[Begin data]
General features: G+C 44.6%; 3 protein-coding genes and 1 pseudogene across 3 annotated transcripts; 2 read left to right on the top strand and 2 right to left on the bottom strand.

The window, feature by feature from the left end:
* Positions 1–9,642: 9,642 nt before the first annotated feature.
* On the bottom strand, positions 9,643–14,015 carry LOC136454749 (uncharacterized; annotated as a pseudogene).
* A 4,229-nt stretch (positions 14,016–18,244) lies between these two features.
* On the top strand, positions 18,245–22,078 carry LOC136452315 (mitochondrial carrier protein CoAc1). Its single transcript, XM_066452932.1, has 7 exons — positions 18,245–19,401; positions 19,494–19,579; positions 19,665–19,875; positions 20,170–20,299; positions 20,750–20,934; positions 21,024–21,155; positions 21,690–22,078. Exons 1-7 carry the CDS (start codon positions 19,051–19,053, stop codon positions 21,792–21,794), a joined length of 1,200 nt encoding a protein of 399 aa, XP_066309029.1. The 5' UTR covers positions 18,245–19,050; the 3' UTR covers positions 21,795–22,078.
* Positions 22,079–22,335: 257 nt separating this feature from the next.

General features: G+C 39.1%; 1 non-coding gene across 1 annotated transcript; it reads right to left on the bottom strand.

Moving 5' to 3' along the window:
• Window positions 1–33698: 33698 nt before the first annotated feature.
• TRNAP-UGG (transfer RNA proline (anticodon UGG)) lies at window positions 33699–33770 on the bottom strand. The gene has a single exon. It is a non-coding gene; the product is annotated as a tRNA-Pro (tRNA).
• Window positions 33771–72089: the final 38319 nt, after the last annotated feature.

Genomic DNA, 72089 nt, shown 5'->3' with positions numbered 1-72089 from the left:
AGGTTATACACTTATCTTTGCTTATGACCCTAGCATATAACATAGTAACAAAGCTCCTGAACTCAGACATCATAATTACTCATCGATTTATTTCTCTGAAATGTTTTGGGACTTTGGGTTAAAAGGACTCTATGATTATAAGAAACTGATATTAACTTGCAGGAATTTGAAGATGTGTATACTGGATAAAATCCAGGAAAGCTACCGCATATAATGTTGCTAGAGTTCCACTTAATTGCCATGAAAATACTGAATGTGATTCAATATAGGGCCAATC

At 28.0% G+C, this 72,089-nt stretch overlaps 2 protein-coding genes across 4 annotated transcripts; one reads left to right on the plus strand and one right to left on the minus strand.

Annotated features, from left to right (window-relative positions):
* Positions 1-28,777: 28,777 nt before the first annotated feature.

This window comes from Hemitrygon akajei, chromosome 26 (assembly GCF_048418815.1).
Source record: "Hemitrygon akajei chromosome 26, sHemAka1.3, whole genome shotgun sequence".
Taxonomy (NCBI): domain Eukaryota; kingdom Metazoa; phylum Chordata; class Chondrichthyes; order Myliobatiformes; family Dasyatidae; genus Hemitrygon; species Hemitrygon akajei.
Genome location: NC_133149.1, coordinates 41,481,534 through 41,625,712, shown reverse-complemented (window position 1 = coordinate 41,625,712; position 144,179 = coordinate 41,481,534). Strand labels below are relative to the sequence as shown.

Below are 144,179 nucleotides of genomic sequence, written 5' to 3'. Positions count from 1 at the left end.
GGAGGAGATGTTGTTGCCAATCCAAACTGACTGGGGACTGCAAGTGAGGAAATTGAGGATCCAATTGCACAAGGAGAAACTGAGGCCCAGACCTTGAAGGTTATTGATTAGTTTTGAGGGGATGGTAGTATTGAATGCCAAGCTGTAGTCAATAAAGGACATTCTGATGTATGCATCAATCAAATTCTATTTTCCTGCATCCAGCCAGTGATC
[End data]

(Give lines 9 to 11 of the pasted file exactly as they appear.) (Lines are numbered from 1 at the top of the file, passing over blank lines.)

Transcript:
Moving 5' to 3' along the window:
• Window positions 1–33698: 33698 nt before the first annotated feature.
• TRNAP-UGG (transfer RNA proline (anticodon UGG)) lies at window positions 33699–33770 on the bottom strand. The gene has a single exon. It is a non-coding gene; the product is annotated as a tRNA-Pro (tRNA).